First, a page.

A good night’s sleep is extremely important for children.
Not enough sleep can cause daytime sleepiness, moodiness and an inability to concentrate – all of which are detrimental to a child’s learning and social development. It’s recommended that toddlers get between 12 – 14 hours sleep each day / night and primary school aged children get 9 to 10 hours sleep each night. Many kids, however, do not get this much sleep. Beyond just affecting learning and social outcomes, research has found an association between later bedtimes in childhood and risk of obesity in adolescence.
A study that’s been following a group of children since 1991 has plotted the association between bedtime and obesity over time. At five years of age, a quarter of the children tracked went to bed before 8pm, half went to bed between 8pm and 9pm and the final quarter typically stayed up beyond 9pm. When these participants were followed up years later, at age 17, the rates of obesity in each group of bedtimes were 10%, 16% and 23% respectively. So those who regularly went to bed after 9pm had more than double the risk of obesity compared to those who went to bed before 8pm.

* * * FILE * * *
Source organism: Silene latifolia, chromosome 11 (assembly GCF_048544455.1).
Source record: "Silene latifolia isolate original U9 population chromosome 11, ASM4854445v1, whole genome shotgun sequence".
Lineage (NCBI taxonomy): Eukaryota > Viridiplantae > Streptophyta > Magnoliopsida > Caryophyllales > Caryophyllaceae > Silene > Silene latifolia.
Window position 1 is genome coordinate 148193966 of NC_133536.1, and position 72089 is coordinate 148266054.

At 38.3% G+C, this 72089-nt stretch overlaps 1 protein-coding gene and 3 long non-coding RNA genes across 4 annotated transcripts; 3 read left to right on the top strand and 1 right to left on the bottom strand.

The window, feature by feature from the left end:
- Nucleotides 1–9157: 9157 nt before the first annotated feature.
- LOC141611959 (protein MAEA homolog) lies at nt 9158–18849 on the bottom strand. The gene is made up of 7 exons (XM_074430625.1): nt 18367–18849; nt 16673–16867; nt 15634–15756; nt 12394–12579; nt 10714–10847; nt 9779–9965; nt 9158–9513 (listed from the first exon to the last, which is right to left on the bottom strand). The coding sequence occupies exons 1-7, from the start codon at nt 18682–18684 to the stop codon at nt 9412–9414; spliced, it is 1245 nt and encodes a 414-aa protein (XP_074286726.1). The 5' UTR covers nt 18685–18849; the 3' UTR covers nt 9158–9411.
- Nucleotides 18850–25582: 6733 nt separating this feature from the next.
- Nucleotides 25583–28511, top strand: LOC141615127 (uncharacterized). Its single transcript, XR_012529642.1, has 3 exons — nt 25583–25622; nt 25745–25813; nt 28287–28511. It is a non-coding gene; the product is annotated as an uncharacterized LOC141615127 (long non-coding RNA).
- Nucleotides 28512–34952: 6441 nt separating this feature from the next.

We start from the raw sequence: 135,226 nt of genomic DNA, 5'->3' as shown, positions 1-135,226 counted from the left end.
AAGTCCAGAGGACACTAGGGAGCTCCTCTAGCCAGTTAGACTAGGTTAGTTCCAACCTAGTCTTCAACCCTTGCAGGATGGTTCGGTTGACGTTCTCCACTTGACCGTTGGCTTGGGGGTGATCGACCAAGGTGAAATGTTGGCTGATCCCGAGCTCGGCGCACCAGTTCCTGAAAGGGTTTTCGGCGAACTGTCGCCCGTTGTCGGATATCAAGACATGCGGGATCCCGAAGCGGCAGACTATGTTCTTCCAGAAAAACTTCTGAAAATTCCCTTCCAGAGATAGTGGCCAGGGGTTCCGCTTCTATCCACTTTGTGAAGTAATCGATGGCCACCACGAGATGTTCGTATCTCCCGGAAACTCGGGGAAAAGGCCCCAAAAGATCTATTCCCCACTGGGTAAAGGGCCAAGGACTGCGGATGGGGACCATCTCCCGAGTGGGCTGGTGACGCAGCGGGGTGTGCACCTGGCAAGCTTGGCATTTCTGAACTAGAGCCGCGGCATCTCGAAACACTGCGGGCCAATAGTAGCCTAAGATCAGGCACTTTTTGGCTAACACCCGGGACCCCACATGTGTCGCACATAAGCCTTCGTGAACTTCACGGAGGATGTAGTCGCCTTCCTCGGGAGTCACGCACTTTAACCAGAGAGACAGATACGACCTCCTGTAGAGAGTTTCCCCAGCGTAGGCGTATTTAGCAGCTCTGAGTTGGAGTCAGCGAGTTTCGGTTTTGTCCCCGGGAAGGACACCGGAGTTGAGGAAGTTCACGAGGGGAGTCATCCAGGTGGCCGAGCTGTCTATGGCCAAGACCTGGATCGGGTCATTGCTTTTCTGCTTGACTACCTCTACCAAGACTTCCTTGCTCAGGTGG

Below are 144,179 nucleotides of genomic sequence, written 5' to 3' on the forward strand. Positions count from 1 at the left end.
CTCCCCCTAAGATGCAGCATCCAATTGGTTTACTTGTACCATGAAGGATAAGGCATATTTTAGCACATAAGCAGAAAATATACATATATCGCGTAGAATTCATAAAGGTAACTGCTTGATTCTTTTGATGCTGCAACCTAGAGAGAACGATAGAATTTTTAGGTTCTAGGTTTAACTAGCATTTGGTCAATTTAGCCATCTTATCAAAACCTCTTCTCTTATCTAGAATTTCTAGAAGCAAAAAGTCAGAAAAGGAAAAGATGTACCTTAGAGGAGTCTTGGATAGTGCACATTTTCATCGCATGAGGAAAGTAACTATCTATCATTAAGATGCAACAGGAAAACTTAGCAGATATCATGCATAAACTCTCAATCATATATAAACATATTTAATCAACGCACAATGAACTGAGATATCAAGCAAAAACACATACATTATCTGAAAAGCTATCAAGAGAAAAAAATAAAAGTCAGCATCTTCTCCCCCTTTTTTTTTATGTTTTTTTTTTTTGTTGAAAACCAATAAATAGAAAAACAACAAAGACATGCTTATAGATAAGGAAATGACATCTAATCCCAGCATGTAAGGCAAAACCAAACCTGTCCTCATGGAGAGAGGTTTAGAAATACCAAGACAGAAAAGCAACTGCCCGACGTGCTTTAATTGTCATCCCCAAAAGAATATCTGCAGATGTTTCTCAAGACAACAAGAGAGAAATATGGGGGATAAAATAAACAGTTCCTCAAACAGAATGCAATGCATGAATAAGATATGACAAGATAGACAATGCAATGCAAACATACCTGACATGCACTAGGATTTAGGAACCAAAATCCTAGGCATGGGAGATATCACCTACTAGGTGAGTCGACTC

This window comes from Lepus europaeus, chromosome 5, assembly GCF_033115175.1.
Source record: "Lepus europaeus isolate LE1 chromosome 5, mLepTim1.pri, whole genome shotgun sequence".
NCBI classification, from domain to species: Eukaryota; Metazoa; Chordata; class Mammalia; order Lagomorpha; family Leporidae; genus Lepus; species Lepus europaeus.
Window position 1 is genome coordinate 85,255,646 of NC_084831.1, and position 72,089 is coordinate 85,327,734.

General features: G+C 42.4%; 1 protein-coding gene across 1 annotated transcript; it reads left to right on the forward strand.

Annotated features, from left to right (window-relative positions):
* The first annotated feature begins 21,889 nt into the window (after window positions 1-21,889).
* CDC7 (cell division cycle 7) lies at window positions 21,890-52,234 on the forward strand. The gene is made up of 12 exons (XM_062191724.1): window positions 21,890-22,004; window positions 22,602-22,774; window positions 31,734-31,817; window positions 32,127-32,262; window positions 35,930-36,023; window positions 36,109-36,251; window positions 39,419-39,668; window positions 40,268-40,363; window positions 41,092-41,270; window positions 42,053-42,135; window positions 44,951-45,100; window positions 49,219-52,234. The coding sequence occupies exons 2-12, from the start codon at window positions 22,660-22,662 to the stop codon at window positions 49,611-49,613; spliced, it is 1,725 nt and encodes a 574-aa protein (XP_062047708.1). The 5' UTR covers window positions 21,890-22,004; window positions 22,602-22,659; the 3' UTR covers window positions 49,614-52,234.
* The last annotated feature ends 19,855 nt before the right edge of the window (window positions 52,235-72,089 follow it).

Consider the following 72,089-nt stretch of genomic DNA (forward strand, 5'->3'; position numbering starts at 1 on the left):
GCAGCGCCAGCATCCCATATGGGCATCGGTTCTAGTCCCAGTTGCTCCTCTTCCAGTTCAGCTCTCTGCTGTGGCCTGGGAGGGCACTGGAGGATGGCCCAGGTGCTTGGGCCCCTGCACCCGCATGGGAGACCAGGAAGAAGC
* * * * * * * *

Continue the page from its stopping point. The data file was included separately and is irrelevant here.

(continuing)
This study highlights yet another reason why it’s so important for kids to get a good night’s sleep. The study didn’t measure when children actually fell asleep, but rather when they went to bed, but it’s likely that those who went to bed earlier commenced the falling asleep process earlier. If you have trouble getting your kids to bed, talk to a health professional for advice or visit the Better Health Channel where there are good, evidence-based tips on sleep habits in childhood.
Reference: Anderson, S et al. Bedtime in preschool- aged children and risk for adolescent obesity. The Journal of Pediatrics. Epub online July 5, 2016. doi: 10.1016/j.peds.2016.06.005.